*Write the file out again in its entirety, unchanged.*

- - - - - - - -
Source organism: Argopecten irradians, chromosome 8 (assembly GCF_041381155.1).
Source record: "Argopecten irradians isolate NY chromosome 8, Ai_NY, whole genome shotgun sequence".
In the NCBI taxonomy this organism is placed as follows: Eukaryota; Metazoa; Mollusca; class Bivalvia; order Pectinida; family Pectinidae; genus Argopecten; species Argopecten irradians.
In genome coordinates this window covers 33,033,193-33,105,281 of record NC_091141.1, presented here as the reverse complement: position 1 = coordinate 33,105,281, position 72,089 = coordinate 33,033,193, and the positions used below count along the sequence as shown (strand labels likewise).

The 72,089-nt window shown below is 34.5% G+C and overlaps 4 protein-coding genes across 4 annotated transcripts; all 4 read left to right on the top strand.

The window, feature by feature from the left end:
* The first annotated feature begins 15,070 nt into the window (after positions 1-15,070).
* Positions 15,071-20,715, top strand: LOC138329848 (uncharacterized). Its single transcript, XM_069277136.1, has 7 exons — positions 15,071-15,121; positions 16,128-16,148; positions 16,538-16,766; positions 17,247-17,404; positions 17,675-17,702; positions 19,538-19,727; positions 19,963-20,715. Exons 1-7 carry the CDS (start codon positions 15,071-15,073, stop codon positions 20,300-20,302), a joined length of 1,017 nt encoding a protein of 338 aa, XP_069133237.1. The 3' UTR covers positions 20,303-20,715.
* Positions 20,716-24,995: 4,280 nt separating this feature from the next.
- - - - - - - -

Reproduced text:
Source organism: Argopecten irradians, chromosome 8 (assembly GCF_041381155.1).
Source record: "Argopecten irradians isolate NY chromosome 8, Ai_NY, whole genome shotgun sequence".
In the NCBI taxonomy this organism is placed as follows: Eukaryota; Metazoa; Mollusca; class Bivalvia; order Pectinida; family Pectinidae; genus Argopecten; species Argopecten irradians.
In genome coordinates this window covers 33,033,193-33,105,281 of record NC_091141.1, presented here as the reverse complement: position 1 = coordinate 33,105,281, position 72,089 = coordinate 33,033,193, and the positions used below count along the sequence as shown (strand labels likewise).

The 72,089-nt window shown below is 34.5% G+C and overlaps 4 protein-coding genes across 4 annotated transcripts; all 4 read left to right on the top strand.

The window, feature by feature from the left end:
* The first annotated feature begins 15,070 nt into the window (after positions 1-15,070).
* Positions 15,071-20,715, top strand: LOC138329848 (uncharacterized). Its single transcript, XM_069277136.1, has 7 exons — positions 15,071-15,121; positions 16,128-16,148; positions 16,538-16,766; positions 17,247-17,404; positions 17,675-17,702; positions 19,538-19,727; positions 19,963-20,715. Exons 1-7 carry the CDS (start codon positions 15,071-15,073, stop codon positions 20,300-20,302), a joined length of 1,017 nt encoding a protein of 338 aa, XP_069133237.1. The 3' UTR covers positions 20,303-20,715.
* Positions 20,716-24,995: 4,280 nt separating this feature from the next.